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What you need to know about the EU AI Act

The new law affects companies worldwide. Our new report outlines the details—and the steps companies should be considering today.

Estimated read time: 3-4 minutes

AI continues to get much-deserved attention from business leaders for its transformational potential. But all that leaning-in energy and excitement has also come with one persistent concern from the C-Suite: How will AI be regulated?

That ongoing uncertainty has been flagged as the top barrier to AI adoption in recent-KPMG surveys. But with the passage of the European Union (EU) parliament’s Artificial Intelligence Act (AI Act), many organizations will now start to get some clarity as they navigate the specifics of this first-of-its-kind legislation.

The EU AI Act casts a wide net, affecting any organization that uses AI technology as part of products or services delivered in the EU. The AI Act’s formal approval starts the clock on a series of regulations that will roll out over two years. The new law includes a specific definition of AI, tiered risk levels, detailed consumer protections, and much more, as we outline in our new report, Decoding the EU AI Act.

Here’s a closer look at some of the highlights from our coverage.

What’s in the new law?

As recent history has shown, the EU has a track record of establishing first-mover guidelines on emerging technologies that go on to influence how companies across the world operate. Its passage of the General Data Protection Regulation (GDPR) a decade ago was a major step in determining how organizations manage data privacy and security.

As with GDPR, just about any company that does business in the EU—or simply has customers there—is potentially affected. And as happened with GDPR, even companies who do not work in or have customers in the EU may feel the AI Act’s knock-on effects if they work with companies that are directly affected. So, it’s important for many organizations to understand what’s in the new law. 

As a starting point, the new EU law defines AI as:

A machine-based system designed to operate with varying levels of autonomy and that may exhibit adaptiveness after deployment and that, for explicit or implicit objectives, infers, from the input it receives, how to generate outputs such as predictions, content, recommendations, or decisions that can influence physical or virtual environments.

Critically, the EU AI Act also defines four tiers of risk, with related requirements at each level that oblige companies using AI systems to ensure they have appropriate consumer protections in place—or risk regulatory repercussions:

Unacceptable risk

AI applications in this tier are strictly prohibited and include systems in areas like social scoring, real-time biometric identifications, subliminal manipulation and disinformation, and more.

High risk

This tier includes systems that create an elevated risk to the health, safety, or rights of consumers. They are permitted, but subject to a high level of mandatory requirements. Examples include recruiting and educational tools, infrastructure management applications, and some biometric classification systems.

Medium risk

These are permitted systems that must adhere to strict transparency regulations. For example, an AI system that interacts with humans must be clearly marked as AI. Or deepfake content is allowed, provided that it is clearly disclosed.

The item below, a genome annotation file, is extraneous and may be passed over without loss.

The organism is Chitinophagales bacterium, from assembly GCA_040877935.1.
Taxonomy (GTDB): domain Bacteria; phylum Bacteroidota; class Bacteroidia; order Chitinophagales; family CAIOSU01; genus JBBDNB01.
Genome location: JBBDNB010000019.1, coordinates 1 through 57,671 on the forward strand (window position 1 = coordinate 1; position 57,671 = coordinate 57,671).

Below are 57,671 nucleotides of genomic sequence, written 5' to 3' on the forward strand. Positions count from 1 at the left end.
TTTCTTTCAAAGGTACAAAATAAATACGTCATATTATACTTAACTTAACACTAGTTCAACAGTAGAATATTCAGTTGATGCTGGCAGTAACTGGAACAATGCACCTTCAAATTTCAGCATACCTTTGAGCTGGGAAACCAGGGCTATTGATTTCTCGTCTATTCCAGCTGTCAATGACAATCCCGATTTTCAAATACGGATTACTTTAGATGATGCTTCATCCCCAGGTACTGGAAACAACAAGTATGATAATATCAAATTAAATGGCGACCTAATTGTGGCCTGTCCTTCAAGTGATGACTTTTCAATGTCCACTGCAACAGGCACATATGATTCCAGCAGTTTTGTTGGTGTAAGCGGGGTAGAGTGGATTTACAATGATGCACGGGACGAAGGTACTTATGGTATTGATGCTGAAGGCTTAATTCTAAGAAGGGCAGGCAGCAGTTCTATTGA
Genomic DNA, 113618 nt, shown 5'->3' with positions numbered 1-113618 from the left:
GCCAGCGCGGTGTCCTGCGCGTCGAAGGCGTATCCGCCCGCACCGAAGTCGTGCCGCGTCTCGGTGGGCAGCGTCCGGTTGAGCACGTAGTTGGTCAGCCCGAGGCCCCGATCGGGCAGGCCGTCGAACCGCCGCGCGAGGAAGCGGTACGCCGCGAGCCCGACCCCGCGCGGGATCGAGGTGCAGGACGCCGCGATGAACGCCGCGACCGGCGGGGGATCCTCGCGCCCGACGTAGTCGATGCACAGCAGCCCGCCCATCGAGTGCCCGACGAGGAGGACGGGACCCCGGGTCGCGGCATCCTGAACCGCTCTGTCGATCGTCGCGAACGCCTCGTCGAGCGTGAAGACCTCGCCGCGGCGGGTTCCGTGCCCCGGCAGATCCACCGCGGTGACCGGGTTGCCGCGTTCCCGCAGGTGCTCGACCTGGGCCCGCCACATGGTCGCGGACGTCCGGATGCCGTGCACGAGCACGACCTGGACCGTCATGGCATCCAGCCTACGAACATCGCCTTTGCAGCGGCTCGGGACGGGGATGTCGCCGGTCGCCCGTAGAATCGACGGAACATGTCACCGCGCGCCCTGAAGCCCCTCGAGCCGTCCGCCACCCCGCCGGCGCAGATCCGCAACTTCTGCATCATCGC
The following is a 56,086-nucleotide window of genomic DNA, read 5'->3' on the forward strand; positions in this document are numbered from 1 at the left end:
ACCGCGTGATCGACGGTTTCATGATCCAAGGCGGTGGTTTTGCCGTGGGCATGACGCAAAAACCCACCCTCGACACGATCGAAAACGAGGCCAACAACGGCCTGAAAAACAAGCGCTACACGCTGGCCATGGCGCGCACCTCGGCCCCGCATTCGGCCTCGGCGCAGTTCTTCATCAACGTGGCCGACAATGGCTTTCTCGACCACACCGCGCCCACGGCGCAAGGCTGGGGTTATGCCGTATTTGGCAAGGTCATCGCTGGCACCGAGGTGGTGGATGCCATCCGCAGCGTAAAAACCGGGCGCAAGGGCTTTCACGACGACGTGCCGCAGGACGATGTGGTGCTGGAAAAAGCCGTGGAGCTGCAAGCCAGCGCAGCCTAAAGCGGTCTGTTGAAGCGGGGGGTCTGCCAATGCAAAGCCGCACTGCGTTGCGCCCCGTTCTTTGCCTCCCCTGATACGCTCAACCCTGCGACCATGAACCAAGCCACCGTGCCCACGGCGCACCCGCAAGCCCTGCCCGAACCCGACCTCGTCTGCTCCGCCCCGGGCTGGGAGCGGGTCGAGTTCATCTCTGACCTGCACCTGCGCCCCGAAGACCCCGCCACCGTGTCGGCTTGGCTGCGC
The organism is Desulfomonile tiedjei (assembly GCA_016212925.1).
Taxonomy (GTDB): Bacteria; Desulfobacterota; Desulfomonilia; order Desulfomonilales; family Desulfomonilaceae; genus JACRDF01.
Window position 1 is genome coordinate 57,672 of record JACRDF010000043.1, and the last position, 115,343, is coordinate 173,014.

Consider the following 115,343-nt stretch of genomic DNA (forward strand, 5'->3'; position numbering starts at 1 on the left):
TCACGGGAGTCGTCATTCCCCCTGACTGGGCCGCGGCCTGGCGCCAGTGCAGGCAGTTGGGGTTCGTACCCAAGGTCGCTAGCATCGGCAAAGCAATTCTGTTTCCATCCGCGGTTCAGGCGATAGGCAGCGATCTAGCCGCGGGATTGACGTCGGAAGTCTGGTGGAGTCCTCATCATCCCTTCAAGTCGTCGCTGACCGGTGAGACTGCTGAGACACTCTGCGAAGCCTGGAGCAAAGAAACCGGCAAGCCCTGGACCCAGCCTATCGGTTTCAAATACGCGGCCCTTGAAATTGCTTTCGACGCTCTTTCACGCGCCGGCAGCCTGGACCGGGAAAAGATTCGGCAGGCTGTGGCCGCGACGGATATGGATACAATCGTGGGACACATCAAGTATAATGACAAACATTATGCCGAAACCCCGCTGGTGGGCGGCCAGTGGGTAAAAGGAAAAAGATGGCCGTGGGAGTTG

Low or minimal risk

These systems are allowed with very few requirements. They include many technologies widely in use today, such as email spam filters or AI-enabled video games. The big caveat: Organizations will need to ensure these low-risk AI systems don’t move up in risk class as they add new functionality over time.

What you can do today

Even knowing the EU regulations will take 24 months to fully roll out and be enforced, the road ahead will be challenging for many organizations. Yes, the regulatory environment is starting to take shape. But AI applications continue to advance rapidly and add new features that will subject them to new levels of oversight as they grow.

Rather than chasing tactical regulatory requirements, though, we believe the right response for every organization working with AI today starts with establishing an overall AI governance framework for their company. This baseline framework can allow companies to set an overarching AI strategy that will also ensure alignment with the AI Act. 

With that framework in place, we believe there are at least eight steps that companies affected by the AI Act can take today to get ready, including:


Conduct a gap analysis to identify areas of noncompliance, and develop a plan to rapidly address those gaps.


Automate, optimize, and streamline AI model management processes to ensure that the models are transparent, explainable, and trustworthy.


Maintain an AI inventory management tool to ensure AI systems are easily traceable and continuously monitored.


Train employees on AI ethics and compliance.

To see our full list of recommended steps, download the full report below.

Decoding the EU AI Act

Explore our guide for business leaders, including recommended steps

Explore more insights and opportunities:

Meet our team

Image of Steve Chase
Steve Chase
Vice Chair – Artificial Intelligence & Digital Innovation, KPMG US
Image of Bryan McGowan
Bryan McGowan
US Trusted AI Leader, KPMG US

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